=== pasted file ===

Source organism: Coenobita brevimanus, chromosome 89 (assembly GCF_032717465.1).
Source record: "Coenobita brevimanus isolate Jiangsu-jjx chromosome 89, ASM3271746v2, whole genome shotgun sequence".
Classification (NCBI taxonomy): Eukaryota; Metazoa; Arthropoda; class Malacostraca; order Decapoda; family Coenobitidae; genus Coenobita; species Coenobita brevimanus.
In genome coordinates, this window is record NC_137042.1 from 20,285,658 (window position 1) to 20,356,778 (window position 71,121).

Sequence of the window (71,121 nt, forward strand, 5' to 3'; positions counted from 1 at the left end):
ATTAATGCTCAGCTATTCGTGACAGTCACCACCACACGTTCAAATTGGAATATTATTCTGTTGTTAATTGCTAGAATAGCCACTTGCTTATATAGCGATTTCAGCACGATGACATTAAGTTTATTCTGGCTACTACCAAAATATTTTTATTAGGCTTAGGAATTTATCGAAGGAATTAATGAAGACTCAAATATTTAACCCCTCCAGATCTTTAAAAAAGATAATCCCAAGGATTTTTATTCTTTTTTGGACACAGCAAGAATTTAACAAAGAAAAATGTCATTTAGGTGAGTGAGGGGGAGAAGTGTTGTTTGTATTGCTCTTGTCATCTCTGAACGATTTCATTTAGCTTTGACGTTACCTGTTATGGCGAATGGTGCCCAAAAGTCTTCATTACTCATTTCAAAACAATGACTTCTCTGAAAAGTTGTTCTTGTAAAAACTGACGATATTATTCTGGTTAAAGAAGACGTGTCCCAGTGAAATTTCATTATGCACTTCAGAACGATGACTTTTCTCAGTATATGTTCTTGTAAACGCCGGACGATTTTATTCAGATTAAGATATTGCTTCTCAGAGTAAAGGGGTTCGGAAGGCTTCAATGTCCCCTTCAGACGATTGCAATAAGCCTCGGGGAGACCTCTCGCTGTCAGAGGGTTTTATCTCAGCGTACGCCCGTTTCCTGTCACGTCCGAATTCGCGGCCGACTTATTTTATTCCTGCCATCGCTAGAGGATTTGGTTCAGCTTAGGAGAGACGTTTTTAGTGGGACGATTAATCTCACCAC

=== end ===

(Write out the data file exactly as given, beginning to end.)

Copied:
Source organism: Coenobita brevimanus, chromosome 89 (assembly GCF_032717465.1).
Source record: "Coenobita brevimanus isolate Jiangsu-jjx chromosome 89, ASM3271746v2, whole genome shotgun sequence".
Classification (NCBI taxonomy): Eukaryota; Metazoa; Arthropoda; class Malacostraca; order Decapoda; family Coenobitidae; genus Coenobita; species Coenobita brevimanus.
In genome coordinates, this window is record NC_137042.1 from 20,285,658 (window position 1) to 20,356,778 (window position 71,121).

Sequence of the window (71,121 nt, forward strand, 5' to 3'; positions counted from 1 at the left end):
ATTAATGCTCAGCTATTCGTGACAGTCACCACCACACGTTCAAATTGGAATATTATTCTGTTGTTAATTGCTAGAATAGCCACTTGCTTATATAGCGATTTCAGCACGATGACATTAAGTTTATTCTGGCTACTACCAAAATATTTTTATTAGGCTTAGGAATTTATCGAAGGAATTAATGAAGACTCAAATATTTAACCCCTCCAGATCTTTAAAAAAGATAATCCCAAGGATTTTTATTCTTTTTTGGACACAGCAAGAATTTAACAAAGAAAAATGTCATTTAGGTGAGTGAGGGGGAGAAGTGTTGTTTGTATTGCTCTTGTCATCTCTGAACGATTTCATTTAGCTTTGACGTTACCTGTTATGGCGAATGGTGCCCAAAAGTCTTCATTACTCATTTCAAAACAATGACTTCTCTGAAAAGTTGTTCTTGTAAAAACTGACGATATTATTCTGGTTAAAGAAGACGTGTCCCAGTGAAATTTCATTATGCACTTCAGAACGATGACTTTTCTCAGTATATGTTCTTGTAAACGCCGGACGATTTTATTCAGATTAAGATATTGCTTCTCAGAGTAAAGGGGTTCGGAAGGCTTCAATGTCCCCTTCAGACGATTGCAATAAGCCTCGGGGAGACCTCTCGCTGTCAGAGGGTTTTATCTCAGCGTACGCCCGTTTCCTGTCACGTCCGAATTCGCGGCCGACTTATTTTATTCCTGCCATCGCTAGAGGATTTGGTTCAGCTTAGGAGAGACGTTTTTAGTGGGACGATTAATCTCACCAC